It’s only a matter of time before we see it actually see it happen.
It simply makes too much sense, and if there’s one thing the commissioner has already proven, it’s that he isn’t afraid of changing tradition.
NBA All-Star Saturday Recap
Brian Slingluff recaps All-Star Saturday from Los Angeles.
Basketball Insiders is here to recap an eventful All-Star Saturday that led to three first-time champs in the various skills contests. Let’s get right to it.
Taco Bell Skills Challenge
In Saturday night’s Taco Bell Skills Challenge, the “Bigs” team, boasting 3 All-Stars, set out to claim a third straight title. The competition kicked off with Joel Embiid coming from behind to best Al Horford, and sharpshooter Lauri Markkanen swishing his first 3 point attempt to eliminate Andre Drummond. On the Guard side, Buddy Hield had an early lead before losing out to Spencer Dinwiddie, and Jamal Murray upset hometown favorite Lou Williams.
In the semifinals, Markkanen was able to dispatch Joel Embiid, who struggled with the pass portion of the competition, and Dinwiddie topped Jamal Murray by making his first 3 pointer for the second consecutive round.
In the Final round, Dinwiddie finally missed a 3 pointer, but it did not matter as he finished with a wire to wire victory over Lauri Markkanen. Dinwiddie, competing in front of his friends and family, was able to end the Bigs’ two year win streak in impressive fashion.
JBL Three Point Contest
The event started off with Tobias Harris scoring a solid 18 points. Wayne Ellington was next, sporting the hot new alternate Miami Vice jersey. Ellington started off cold and heated up on his last three racks, ending up with a score of 17. Devin Booker and former three-point champion Klay Thompson tied for a round-high 19 points. Paul George, Bradley Beal, and Kyle Lowry struggled from the start and never found a rhythm, falling short of making the championship round. Defending champion Eric Gordon never got it going, and would not defend the title, scoring only 12 points.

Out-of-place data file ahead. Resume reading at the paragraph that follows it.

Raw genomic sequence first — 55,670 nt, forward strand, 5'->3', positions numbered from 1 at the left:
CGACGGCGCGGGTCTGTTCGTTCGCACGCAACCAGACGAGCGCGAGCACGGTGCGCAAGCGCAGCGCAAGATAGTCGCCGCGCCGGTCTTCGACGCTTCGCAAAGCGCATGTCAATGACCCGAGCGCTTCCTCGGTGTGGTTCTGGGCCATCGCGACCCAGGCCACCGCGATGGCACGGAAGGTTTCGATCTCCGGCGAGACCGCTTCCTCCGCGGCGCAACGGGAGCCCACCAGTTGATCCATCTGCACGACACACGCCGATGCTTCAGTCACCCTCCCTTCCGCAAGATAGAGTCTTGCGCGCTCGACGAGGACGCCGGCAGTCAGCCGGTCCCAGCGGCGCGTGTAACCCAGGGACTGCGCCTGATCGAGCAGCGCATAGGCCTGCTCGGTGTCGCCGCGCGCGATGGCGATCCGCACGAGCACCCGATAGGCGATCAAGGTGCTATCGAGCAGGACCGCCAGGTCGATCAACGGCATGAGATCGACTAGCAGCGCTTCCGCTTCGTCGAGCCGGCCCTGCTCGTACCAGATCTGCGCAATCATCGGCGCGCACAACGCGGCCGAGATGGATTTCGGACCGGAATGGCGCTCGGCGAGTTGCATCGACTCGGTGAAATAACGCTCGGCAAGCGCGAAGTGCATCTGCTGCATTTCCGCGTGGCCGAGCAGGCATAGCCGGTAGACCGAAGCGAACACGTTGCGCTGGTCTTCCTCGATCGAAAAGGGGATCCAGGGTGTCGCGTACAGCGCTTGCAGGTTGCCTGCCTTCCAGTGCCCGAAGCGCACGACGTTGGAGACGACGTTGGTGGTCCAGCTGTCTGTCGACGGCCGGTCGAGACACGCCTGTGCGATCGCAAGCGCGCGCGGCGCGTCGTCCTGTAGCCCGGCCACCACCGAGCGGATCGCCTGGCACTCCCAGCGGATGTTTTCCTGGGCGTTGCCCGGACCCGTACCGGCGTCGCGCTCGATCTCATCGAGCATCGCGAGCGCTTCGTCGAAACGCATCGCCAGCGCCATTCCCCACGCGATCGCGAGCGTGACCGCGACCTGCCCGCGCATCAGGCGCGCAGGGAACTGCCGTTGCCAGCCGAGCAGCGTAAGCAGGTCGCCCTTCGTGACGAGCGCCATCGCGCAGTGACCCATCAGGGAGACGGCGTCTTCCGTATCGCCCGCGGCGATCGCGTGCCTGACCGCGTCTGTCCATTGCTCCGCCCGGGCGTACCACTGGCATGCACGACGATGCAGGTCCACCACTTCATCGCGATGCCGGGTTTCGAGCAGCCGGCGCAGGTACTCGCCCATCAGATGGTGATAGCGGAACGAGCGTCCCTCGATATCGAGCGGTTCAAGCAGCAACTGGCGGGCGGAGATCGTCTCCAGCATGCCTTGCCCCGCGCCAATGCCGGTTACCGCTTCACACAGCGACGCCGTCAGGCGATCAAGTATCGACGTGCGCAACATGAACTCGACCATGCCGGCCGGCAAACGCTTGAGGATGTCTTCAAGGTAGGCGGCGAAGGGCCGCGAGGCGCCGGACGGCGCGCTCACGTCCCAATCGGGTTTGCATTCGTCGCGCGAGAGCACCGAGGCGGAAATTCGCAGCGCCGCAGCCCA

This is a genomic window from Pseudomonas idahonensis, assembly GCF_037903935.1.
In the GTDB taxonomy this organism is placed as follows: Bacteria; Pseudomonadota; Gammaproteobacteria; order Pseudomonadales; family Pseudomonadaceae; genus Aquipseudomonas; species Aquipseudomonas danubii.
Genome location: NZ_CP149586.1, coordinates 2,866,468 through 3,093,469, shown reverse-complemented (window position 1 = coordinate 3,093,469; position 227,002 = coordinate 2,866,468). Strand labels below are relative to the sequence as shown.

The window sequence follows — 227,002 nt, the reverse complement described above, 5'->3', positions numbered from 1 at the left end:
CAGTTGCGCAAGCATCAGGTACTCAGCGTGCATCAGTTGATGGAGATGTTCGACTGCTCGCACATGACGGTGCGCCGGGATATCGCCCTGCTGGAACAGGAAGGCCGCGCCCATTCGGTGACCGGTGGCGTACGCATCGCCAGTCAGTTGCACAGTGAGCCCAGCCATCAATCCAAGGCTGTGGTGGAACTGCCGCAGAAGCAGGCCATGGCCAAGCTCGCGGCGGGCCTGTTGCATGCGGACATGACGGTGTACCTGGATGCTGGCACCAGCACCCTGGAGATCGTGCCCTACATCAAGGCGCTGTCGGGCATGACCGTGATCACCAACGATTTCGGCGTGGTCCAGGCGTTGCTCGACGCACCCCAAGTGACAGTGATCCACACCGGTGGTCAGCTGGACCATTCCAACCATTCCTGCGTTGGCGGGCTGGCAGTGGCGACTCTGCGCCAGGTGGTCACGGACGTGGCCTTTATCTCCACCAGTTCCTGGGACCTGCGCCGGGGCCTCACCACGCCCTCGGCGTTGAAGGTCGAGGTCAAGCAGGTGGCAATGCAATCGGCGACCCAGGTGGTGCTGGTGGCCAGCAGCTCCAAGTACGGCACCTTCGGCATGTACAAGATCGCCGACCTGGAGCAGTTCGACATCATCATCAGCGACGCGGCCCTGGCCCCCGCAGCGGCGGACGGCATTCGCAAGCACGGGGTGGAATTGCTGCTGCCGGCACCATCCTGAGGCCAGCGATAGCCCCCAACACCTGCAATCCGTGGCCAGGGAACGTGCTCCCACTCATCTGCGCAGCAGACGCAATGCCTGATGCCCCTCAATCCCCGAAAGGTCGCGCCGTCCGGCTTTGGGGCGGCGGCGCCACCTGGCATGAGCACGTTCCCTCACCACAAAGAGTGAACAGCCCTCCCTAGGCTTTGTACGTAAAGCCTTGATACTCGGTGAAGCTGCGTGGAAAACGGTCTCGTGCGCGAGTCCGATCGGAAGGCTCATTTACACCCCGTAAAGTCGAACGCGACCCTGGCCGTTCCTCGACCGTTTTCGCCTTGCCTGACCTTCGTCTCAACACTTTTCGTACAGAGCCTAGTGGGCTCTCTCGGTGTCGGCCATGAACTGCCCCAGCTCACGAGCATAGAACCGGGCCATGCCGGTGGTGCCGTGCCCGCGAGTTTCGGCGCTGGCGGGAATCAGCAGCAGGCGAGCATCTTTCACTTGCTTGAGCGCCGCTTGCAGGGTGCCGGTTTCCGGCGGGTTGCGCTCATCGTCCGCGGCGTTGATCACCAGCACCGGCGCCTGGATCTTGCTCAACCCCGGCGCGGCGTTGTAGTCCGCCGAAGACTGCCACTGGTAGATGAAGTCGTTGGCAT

In the Championship round, Tobias Harris was on fire through the first 3 racks, but quickly got cold, scoring 17 points. Devin Booker was next and could not miss, scoring 28 points, leaving Klay Thompson a high number to match. Thompson fell just 3 points short, and Devin Booker was crowned the 2018 JBL Three Point Champion.
Verizon Slam Dunk Contest
The final and most anticipated event of the night started with Donovan Mitchell bringing out a second hoop, bouncing it off the second backboard and finishing with an impressive windmill dunk, scoring a 48. Victor Oladipo followed with a difficult look-away alley oop dunk attempt that he was unable to complete, totaling 31 points from the judges. Dennis Smith Jr. had a nice reverse double pump that got 39 points and Larry Nance Jr., in a throwback Phoenix jersey, payed homage to his father’s cradle dunk, nailing it almost exactly for a score of 44 points.
Oladipo started the next round of dunks by borrowing Chadwick Boseman’s Black Panther mask, and scoring 40 points with a tomahawk windmill dunk. Smith Jr. hit a seemingly impossible reverse 360, through the legs, switching hands dunk for a perfect score of 50. Nance Jr. pulled off a Vince Carter level windmill, nearly missing a perfect score. Mitchell jumped over comedian Kevin Hart to advance to the finals against Larry Nance Jr.
In the Finals, Nance started things off with a windmill alley-oop with some help from Larry Nance Sr., garnering a score of 46. Mitchell completed the difficult one handed alley-oop he had attempted in the previous round, scoring a perfect 50. Nance Jr. answered with an incredible double pass off the backboard dunk, scoring yet another 50 points. Mitchell ended the contest with a Vince Carter tribute dunk, coming out on top by just two points. It capped off an exciting Saturday night, setting things up for the main event on Sunday, Team LeBron versus Team Stephen.